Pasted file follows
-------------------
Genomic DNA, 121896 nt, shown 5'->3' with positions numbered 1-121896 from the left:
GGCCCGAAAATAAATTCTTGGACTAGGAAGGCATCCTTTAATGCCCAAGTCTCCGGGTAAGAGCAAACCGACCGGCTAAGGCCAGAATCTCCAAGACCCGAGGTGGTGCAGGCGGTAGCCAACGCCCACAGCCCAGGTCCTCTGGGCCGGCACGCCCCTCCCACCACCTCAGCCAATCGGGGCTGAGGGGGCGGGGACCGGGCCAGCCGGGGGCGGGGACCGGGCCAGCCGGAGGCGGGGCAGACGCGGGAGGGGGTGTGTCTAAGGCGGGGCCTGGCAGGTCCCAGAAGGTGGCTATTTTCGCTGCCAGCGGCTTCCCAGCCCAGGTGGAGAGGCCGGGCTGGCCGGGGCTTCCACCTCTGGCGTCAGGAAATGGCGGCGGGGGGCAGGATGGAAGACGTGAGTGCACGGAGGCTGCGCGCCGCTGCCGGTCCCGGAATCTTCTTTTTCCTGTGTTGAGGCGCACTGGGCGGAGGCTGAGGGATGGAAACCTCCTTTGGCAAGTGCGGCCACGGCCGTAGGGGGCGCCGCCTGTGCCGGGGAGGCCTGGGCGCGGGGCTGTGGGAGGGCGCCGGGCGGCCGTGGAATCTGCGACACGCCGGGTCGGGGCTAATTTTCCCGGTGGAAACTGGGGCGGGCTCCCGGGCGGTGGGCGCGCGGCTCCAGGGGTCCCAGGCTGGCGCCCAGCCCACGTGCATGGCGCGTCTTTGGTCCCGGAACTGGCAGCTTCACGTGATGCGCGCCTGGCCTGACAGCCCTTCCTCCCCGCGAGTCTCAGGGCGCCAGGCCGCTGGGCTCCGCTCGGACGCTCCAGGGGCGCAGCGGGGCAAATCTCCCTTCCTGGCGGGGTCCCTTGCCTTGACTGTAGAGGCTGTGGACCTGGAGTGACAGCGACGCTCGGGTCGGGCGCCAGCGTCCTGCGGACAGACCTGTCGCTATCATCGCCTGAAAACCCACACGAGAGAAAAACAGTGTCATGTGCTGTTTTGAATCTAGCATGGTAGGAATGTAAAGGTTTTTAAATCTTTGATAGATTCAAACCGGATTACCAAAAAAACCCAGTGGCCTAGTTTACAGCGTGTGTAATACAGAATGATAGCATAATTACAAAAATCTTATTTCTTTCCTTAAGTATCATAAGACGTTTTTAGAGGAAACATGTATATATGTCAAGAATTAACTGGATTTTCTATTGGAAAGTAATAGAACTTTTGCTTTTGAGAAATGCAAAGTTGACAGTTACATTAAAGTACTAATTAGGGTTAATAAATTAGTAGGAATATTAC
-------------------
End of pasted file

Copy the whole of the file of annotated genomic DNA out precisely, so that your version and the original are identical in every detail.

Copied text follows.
Genomic DNA, 121896 nt, shown 5'->3' with positions numbered 1-121896 from the left:
GGCCCGAAAATAAATTCTTGGACTAGGAAGGCATCCTTTAATGCCCAAGTCTCCGGGTAAGAGCAAACCGACCGGCTAAGGCCAGAATCTCCAAGACCCGAGGTGGTGCAGGCGGTAGCCAACGCCCACAGCCCAGGTCCTCTGGGCCGGCACGCCCCTCCCACCACCTCAGCCAATCGGGGCTGAGGGGGCGGGGACCGGGCCAGCCGGGGGCGGGGACCGGGCCAGCCGGAGGCGGGGCAGACGCGGGAGGGGGTGTGTCTAAGGCGGGGCCTGGCAGGTCCCAGAAGGTGGCTATTTTCGCTGCCAGCGGCTTCCCAGCCCAGGTGGAGAGGCCGGGCTGGCCGGGGCTTCCACCTCTGGCGTCAGGAAATGGCGGCGGGGGGCAGGATGGAAGACGTGAGTGCACGGAGGCTGCGCGCCGCTGCCGGTCCCGGAATCTTCTTTTTCCTGTGTTGAGGCGCACTGGGCGGAGGCTGAGGGATGGAAACCTCCTTTGGCAAGTGCGGCCACGGCCGTAGGGGGCGCCGCCTGTGCCGGGGAGGCCTGGGCGCGGGGCTGTGGGAGGGCGCCGGGCGGCCGTGGAATCTGCGACACGCCGGGTCGGGGCTAATTTTCCCGGTGGAAACTGGGGCGGGCTCCCGGGCGGTGGGCGCGCGGCTCCAGGGGTCCCAGGCTGGCGCCCAGCCCACGTGCATGGCGCGTCTTTGGTCCCGGAACTGGCAGCTTCACGTGATGCGCGCCTGGCCTGACAGCCCTTCCTCCCCGCGAGTCTCAGGGCGCCAGGCCGCTGGGCTCCGCTCGGACGCTCCAGGGGCGCAGCGGGGCAAATCTCCCTTCCTGGCGGGGTCCCTTGCCTTGACTGTAGAGGCTGTGGACCTGGAGTGACAGCGACGCTCGGGTCGGGCGCCAGCGTCCTGCGGACAGACCTGTCGCTATCATCGCCTGAAAACCCACACGAGAGAAAAACAGTGTCATGTGCTGTTTTGAATCTAGCATGGTAGGAATGTAAAGGTTTTTAAATCTTTGATAGATTCAAACCGGATTACCAAAAAAACCCAGTGGCCTAGTTTACAGCGTGTGTAATACAGAATGATAGCATAATTACAAAAATCTTATTTCTTTCCTTAAGTATCATAAGACGTTTTTAGAGGAAACATGTATATATGTCAAGAATTAACTGGATTTTCTATTGGAAAGTAATAGAACTTTTGCTTTTGAGAAATGCAAAGTTGACAGTTACATTAAAGTACTAATTAGGGTTAATAAATTAGTAGGAATATTAC